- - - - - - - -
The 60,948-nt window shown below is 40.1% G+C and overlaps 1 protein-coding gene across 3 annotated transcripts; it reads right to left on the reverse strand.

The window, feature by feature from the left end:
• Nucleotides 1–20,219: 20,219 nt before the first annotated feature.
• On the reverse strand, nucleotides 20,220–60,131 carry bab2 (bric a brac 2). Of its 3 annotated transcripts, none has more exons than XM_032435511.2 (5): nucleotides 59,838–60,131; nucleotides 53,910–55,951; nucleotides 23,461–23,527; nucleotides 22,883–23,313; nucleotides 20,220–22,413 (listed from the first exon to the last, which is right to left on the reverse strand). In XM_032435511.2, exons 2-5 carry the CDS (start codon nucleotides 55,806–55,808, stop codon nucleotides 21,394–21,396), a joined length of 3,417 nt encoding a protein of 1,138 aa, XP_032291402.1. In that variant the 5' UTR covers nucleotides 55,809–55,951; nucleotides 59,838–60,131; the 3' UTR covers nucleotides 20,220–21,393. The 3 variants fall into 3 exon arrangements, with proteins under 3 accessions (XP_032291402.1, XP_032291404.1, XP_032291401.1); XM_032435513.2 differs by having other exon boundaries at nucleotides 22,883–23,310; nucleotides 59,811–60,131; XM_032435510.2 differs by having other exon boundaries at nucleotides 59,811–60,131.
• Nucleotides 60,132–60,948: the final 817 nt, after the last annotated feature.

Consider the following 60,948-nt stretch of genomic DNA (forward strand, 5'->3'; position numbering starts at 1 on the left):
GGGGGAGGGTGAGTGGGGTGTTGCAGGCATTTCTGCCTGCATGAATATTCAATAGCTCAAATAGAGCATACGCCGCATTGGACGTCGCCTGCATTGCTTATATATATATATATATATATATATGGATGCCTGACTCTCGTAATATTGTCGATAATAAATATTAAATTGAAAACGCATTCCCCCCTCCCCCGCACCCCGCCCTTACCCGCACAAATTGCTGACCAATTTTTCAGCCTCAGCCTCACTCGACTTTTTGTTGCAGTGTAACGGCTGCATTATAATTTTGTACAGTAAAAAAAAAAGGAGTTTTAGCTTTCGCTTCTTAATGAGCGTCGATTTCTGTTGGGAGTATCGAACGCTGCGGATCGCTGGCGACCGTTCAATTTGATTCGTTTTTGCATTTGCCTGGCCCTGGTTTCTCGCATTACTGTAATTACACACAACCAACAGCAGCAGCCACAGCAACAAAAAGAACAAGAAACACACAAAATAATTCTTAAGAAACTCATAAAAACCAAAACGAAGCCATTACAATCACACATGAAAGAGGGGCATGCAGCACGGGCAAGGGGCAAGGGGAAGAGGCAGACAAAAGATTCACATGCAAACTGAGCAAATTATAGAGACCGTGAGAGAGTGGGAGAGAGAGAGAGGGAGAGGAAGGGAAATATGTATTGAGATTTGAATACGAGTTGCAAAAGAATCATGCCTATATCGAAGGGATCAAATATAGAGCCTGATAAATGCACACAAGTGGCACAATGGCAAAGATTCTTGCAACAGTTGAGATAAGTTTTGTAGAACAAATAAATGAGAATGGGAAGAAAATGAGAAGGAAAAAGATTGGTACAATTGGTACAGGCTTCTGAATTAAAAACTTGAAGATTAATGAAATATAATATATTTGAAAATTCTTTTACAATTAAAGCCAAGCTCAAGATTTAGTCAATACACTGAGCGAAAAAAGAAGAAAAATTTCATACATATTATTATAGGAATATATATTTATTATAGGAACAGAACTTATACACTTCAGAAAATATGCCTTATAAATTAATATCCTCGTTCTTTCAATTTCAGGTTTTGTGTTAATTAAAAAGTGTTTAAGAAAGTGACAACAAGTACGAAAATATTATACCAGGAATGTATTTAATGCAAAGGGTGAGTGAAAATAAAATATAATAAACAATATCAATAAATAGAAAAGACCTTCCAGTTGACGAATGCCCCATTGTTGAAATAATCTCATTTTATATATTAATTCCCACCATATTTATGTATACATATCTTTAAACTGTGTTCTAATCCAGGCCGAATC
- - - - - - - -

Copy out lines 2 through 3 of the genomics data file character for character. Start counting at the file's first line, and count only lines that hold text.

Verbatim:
The window, feature by feature from the left end:
• Nucleotides 1–20,219: 20,219 nt before the first annotated feature.